Loader for Farm tractor

   #1  

JasG

Veteran Member
Joined
Jan 10, 2004
Messages
1,431
Location
CNY
Tractor
B2650,
We have a Deere 6605 that we now would like to put a loader on. This is a 95-100 hp tractor with a cab and MFWD. We are going to quote a Deere unit for it, but would like to know what others have used. We want this loader to move silage bales. We would like a "grabber" to handle the bales without damaging the wrap. We would like this to be plumbed into the tractor and not use the rear remotes. Also to have a quick connect on the front.

Just from what I have seen so far I'm leaning towards, Deere, Quicke, or Westendorf.


I also want to avoid any issues as far as the loader being matched to the tractor. My father in law about 8 years ago bought a loader for his tractor and they were not matched up well. The loader set high on the tractor and you could not get the bucket flat on the ground. I would have refused to take it but he dealt with it till he traded the tractor a few years later. I don't know if it was the mounting frame or the whole loader, but it sucked to try and dig with it or move snow. that was a Ford tractor that a Ford/New Holland dealer put on the tractor.
 
   #2  

art

Super Member
Joined
Apr 10, 2000
Messages
6,812
Location
central New York
Tractor
all makes and models
Any time I'm working with after-market loaders there are 3 a few things I take into consideration that keep everyone happy till I tell someone that I wouldn't do that!!!!

1. Check to see what the deere loader will do!!!

They built the tractor that has to carry it and should know where to mount it and how!!!

2. Check there lift height, that also ties to how far the loader might be out the front of the tractor.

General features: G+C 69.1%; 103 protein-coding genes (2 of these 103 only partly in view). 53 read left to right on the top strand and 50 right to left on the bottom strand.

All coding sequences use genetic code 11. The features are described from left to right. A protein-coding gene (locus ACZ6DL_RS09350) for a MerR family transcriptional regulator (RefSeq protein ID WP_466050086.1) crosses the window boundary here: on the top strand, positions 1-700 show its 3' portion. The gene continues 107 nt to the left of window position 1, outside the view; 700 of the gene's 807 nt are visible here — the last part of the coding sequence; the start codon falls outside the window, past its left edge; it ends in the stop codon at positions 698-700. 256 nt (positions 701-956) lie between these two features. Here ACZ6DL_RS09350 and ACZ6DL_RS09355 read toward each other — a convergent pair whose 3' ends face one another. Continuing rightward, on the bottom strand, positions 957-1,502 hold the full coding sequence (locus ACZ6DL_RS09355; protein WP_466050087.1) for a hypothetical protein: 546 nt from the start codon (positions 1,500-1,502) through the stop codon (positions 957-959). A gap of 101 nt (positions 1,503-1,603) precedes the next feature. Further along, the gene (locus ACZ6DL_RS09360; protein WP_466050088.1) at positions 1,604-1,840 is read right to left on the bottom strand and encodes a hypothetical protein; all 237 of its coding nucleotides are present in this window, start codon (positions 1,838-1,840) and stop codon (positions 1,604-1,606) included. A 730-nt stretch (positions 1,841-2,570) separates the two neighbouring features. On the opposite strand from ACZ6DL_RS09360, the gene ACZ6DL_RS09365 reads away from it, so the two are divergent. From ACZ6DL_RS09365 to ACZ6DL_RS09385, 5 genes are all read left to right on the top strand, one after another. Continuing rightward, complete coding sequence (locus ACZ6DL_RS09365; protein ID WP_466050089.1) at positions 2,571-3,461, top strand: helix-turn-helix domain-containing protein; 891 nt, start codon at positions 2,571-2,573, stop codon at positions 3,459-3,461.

This will keep the front from being the pivot point that allows the rear end to need excessive ballast to work well.

3. The lift capacity of their loader.

We have had tractor manufactuers deny warrantee for claims for front end repairs from mounting to big of a loader on a tractor.

After market loader manufactuers get the best bang when they can fit one frame loader to more tractors simply by a different set of brackets. Some of these frames will mount just as good as the manufactuers of the tractor and they might even be building them for the manufactuer!

Some models just don't fit as nice and they might even be a bit to big for the tractor or smaller then the tractor could handle. To big will break front ends and to small might just break the loader. That depends on the operator!!

Come trade in time I like to see the same names on the tractor and loader!
 
   #3  

Renze

Elite Member
Joined
Oct 24, 2003
Messages
3,845
Location
the Steernbos (Holland)
Tractor
Zetor 3011, Zetor 5718
Allied also builds a heavy duty loader. Now Buhler i think.

On the Deere website, there is a chart of which loader fits to which tractor, and the advised rear ballast to go with it.

With a too small loader or a too big MFWD tractor, you'll fold it over at the arc where the lift cylinders attach. With a 2wd tractor its not as critical, because you cant get your full traction of the rear wheels, when also excerting a bending force on the loader frame by lifting the bucket, because as soon as you lift, the rear wheels will loose traction.

I made my own subframe and heavily modified the loader. Right now i'm thinking of building it on the back of a smaller tractor and rotate the seat and controls, and turn the differential upside down. Just like the early tractor based Volvo H10 series loaders. It gets me twice the manoeverability and in general, a tractor rear axle is twice as strong as a front axle.